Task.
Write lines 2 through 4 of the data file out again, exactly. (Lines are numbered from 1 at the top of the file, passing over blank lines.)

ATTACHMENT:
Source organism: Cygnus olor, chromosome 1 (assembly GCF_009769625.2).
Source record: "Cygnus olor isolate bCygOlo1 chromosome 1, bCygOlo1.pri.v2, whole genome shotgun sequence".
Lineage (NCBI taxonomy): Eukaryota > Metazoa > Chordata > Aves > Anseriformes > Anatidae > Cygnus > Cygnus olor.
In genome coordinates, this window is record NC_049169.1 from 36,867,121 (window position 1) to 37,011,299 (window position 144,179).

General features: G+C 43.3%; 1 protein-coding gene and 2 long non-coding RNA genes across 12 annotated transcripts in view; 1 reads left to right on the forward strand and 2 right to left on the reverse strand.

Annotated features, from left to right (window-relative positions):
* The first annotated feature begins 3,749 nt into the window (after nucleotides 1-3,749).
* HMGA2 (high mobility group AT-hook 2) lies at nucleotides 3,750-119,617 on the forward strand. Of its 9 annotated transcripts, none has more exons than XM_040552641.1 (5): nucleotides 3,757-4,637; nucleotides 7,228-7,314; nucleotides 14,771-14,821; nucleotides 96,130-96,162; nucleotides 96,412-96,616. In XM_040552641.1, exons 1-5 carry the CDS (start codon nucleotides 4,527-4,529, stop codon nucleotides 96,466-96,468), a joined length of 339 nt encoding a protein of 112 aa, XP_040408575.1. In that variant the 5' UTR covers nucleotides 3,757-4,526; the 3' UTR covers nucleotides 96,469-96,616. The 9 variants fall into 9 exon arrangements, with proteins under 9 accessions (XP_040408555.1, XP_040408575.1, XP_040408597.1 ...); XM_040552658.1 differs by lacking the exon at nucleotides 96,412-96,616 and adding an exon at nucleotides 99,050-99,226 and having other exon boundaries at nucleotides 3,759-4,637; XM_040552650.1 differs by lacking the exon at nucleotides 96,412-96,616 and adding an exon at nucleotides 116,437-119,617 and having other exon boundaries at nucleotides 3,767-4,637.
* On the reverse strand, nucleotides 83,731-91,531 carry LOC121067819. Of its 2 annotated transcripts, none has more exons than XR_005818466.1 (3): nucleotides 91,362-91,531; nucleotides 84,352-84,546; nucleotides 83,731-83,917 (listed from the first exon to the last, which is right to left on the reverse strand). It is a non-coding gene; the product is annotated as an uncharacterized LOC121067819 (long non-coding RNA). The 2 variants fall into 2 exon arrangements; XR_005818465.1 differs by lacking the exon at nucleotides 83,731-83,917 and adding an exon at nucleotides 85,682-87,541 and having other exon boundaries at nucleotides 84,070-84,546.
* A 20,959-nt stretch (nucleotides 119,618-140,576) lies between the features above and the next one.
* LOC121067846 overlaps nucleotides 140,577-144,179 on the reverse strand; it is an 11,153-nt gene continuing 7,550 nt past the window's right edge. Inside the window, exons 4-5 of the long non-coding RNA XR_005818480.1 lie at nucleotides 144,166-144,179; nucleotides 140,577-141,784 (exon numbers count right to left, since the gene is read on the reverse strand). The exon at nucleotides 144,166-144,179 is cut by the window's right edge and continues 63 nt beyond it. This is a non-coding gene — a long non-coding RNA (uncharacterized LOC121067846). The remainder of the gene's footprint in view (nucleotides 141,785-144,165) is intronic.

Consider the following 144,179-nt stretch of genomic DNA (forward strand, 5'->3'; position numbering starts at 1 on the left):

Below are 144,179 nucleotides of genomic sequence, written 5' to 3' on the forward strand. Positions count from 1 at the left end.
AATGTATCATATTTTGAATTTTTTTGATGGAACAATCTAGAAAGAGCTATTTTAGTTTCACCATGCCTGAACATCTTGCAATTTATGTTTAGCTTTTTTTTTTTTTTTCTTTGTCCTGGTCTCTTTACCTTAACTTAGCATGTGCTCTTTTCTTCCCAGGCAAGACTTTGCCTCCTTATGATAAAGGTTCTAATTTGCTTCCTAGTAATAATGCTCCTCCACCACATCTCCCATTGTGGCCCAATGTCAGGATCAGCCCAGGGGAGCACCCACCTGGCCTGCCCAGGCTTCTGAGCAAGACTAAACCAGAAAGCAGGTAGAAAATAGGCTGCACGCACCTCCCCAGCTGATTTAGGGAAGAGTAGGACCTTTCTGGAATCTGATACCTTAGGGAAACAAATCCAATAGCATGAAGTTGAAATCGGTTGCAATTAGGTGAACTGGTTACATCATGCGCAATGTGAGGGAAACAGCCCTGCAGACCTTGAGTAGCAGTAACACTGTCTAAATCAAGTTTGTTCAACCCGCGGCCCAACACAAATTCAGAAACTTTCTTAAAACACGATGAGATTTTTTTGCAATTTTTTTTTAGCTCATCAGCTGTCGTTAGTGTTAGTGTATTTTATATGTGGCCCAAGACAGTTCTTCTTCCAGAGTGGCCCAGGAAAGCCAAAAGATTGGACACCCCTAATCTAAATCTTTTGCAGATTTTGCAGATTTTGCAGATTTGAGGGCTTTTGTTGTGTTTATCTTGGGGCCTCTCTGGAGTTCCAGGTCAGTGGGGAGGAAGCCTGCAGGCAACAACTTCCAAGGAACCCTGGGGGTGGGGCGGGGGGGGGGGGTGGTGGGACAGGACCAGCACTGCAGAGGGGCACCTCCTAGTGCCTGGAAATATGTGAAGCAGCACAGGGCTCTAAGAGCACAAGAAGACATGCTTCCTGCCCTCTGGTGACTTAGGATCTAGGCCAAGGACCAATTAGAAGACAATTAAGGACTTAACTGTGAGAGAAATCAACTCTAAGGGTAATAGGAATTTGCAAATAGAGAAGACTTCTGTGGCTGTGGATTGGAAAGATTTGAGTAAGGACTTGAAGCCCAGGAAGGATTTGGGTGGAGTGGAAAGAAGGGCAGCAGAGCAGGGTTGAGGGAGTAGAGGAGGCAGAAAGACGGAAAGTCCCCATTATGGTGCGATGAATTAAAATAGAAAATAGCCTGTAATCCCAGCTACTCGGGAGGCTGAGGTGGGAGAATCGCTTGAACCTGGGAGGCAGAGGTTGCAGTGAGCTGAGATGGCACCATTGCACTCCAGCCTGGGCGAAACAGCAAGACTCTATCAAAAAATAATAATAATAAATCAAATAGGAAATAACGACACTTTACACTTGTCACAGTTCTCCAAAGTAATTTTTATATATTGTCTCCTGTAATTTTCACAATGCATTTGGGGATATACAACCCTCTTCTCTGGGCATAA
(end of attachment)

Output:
Source record: "Cygnus olor isolate bCygOlo1 chromosome 1, bCygOlo1.pri.v2, whole genome shotgun sequence".
Lineage (NCBI taxonomy): Eukaryota > Metazoa > Chordata > Aves > Anseriformes > Anatidae > Cygnus > Cygnus olor.
In genome coordinates, this window is record NC_049169.1 from 36,867,121 (window position 1) to 37,011,299 (window position 144,179).